When it comes to Cover Letter faux pas, many of us know the big mistakes that can really wreck our chances at landing the job. This includes putting the wrong contact information, using the same Cover Letter for every job you apply to, making grammatical or typographical errors, or writing so much that your letter goes beyond two pages.

However, there are other errors—ones that may not be as obvious—that can also impact whether you’ll be asked for an interview. In this post, we lay out three minor Cover Letter mistakes that can majorly affect your job search.

 1. Addressing the Wrong Person, Department, or Company

Nothing says “I don’t know anything about this company” more than addressing the wrong person, department, or company in your Cover Letter. In less than a sentence, the company you’ve applied to knows you’ve neglected to do enough research about their organization and may decide to move on to a candidate that has been more thorough in their research.

If you don’t know who to address your letter to, consider using a generic greeting such as “dear hiring manager”, “dear human resources manager” or “dear [company name]”.

It’s becoming less and less acceptable to use generic greetings and many hiring managers prefer something specific (like the company name, at least), but sometimes it’s not clear who you should address your Cover Letter to and using a generic salutation is simply unavoidable.

2. Not Addressing the Company

A Cover Letter can easily be all about you, your skills, and your experience, but it shouldn’t be. At some point, your Cover Letter should begin to address the company you’re applying to, particularly what you can offer and why you are applying.

Without addressing the company, your Cover Letter could read like a template or be impersonal, neither of which will help you stand out amongst qualified candidates.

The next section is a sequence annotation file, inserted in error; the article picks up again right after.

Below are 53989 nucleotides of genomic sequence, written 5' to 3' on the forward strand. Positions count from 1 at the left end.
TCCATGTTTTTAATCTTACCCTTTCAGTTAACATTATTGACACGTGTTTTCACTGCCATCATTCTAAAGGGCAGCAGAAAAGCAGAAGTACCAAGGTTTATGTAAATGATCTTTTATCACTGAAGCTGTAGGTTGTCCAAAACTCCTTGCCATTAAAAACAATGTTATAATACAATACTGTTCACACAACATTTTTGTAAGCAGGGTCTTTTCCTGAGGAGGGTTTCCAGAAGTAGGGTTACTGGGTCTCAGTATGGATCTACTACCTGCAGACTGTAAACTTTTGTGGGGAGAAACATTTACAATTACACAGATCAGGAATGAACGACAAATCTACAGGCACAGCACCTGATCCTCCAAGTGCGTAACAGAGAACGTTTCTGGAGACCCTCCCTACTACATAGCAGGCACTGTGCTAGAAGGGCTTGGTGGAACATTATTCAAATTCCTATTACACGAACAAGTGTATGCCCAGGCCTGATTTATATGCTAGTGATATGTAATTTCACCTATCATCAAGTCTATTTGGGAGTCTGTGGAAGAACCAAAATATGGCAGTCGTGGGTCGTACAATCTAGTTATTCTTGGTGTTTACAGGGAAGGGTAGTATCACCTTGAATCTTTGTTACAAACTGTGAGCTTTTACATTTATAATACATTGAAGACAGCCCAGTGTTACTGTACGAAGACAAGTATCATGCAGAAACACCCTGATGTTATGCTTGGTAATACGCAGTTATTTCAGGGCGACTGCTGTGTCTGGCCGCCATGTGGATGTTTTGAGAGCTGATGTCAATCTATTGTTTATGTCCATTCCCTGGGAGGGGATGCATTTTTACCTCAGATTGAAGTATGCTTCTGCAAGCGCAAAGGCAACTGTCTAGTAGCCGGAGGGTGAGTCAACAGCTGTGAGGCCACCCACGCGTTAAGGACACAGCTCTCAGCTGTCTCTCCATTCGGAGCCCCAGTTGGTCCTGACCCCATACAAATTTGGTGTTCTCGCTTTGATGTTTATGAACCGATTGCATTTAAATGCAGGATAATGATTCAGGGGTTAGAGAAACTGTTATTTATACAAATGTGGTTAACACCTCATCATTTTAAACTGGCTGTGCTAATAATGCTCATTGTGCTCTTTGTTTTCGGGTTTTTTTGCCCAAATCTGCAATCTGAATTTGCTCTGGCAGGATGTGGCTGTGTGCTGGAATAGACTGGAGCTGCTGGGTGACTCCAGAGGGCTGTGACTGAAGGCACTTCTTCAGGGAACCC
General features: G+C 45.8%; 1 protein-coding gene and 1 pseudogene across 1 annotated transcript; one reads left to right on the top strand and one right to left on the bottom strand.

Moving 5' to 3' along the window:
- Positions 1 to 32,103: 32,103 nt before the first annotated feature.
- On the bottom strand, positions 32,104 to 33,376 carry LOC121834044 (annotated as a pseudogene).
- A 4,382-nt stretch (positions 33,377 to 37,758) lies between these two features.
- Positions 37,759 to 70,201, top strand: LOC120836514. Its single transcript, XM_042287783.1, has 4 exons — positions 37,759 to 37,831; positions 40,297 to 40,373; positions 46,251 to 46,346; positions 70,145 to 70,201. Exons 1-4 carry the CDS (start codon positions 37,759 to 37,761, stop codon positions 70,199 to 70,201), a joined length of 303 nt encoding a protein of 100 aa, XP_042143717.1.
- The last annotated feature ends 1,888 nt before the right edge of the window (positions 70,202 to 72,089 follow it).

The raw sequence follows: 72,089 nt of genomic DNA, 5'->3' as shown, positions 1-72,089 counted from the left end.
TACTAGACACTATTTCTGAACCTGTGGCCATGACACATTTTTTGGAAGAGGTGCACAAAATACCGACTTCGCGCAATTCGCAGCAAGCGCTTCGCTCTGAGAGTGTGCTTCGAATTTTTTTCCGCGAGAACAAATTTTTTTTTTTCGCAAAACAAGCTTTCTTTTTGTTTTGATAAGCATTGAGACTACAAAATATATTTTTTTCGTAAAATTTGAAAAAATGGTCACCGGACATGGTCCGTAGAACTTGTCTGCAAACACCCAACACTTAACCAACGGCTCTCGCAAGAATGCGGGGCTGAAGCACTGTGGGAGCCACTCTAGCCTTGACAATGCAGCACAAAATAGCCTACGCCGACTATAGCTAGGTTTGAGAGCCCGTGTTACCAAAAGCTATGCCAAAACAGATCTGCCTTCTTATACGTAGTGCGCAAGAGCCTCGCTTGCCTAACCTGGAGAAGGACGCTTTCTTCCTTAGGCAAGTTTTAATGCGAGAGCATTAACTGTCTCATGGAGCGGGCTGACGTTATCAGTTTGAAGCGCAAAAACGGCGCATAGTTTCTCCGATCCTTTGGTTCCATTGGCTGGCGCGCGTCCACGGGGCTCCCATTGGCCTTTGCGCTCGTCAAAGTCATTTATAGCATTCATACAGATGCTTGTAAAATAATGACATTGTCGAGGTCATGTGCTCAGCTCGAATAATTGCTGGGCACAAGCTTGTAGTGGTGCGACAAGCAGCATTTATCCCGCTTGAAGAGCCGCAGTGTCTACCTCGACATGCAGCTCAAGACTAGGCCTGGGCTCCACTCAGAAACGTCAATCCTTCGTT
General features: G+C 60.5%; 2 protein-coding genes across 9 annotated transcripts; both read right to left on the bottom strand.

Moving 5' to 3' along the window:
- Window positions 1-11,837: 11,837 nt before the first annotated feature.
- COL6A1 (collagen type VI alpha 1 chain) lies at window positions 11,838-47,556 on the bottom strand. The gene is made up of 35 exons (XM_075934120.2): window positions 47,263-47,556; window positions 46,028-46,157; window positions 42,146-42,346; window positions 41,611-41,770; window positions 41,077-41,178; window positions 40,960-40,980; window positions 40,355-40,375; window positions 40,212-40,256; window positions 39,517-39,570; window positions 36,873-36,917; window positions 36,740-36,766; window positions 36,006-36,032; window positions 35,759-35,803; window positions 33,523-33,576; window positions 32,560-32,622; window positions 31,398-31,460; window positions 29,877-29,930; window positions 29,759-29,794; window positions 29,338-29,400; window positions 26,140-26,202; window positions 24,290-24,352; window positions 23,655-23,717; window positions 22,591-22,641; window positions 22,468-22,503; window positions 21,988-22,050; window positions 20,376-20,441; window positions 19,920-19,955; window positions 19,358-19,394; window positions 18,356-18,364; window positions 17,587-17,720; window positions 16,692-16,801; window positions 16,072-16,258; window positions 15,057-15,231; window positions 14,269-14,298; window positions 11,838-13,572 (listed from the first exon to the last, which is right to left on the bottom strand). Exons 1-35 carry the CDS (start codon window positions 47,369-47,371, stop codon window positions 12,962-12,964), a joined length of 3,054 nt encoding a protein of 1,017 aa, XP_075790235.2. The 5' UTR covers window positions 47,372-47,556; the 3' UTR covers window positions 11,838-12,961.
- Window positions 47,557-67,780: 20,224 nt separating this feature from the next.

Instead, ask yourself how your skills and experience align with the position and what about this company caused you to apply and then include it with your Cover Letter.

Considering this information now will also help you later on during the interview, when you’re inevitably asked why you want to work for that particular organization as opposed to another.

3. Superfluous Additions to Your Cover Letter

When filling a position, recruiters read through so many cover letters in an attempt to find perfect candidates for interviews. A Cover Letter that stands out is one that targets a particular position: it uses the specific keywords the company used in their job posting and explores the various skills and experience that the candidate has to offer the company.

In other words, the information you include in your Cover Letter should serve a purpose. This means you should avoid attaching that picture of your dog, even if it’s really cute, and instead ensure the contents of your Cover Letter directly relate to the job you are applying for.

For instance, if the job posting asks for a team player, a relevant inclusion for a Cover Letter could be a story about how a recent collaboration project went well and the various ways that project helped the company complete a particular goal. On the other hand, this story would be irrelevant to a position that didn’t ask about teamwork, such as a job that requires you to work remotely.

For most of us, staying on track can seem simple enough, but digressions can easily sneak their way into writing, especially if you, like most people, reuse and revise your cover letters to apply to other jobs.

To ensure the information you’ve included is relevant, read it objectively or ask someone else to. If you find information that isn’t as relevant as it should be, remove it and use that space for more valuable examples that explore your relatable skills and abilities.

Sending Your Cover Letter and Resume

Each time we submit a Cover Letter and Resume to a prospective new job, we should ensure the information is clear and succinct and showcases the best version of ourselves for hiring managers.

It can be easy to make a mistake during your job search, but knowing these three things to look out for when sending your next Cover Letter should help to keep you looking professional and relevant during your job search.

Posted by Ashley Camarneiro

Ashley Camarneiro is an experienced researcher and writer who enjoys writing about real estate, family law, and contract law. Before starting at LawDepot, Ashley worked as a legal assistant in the corporate and family law sector. Outside of work, Ashley spends her time crafting, watching movies, and traveling.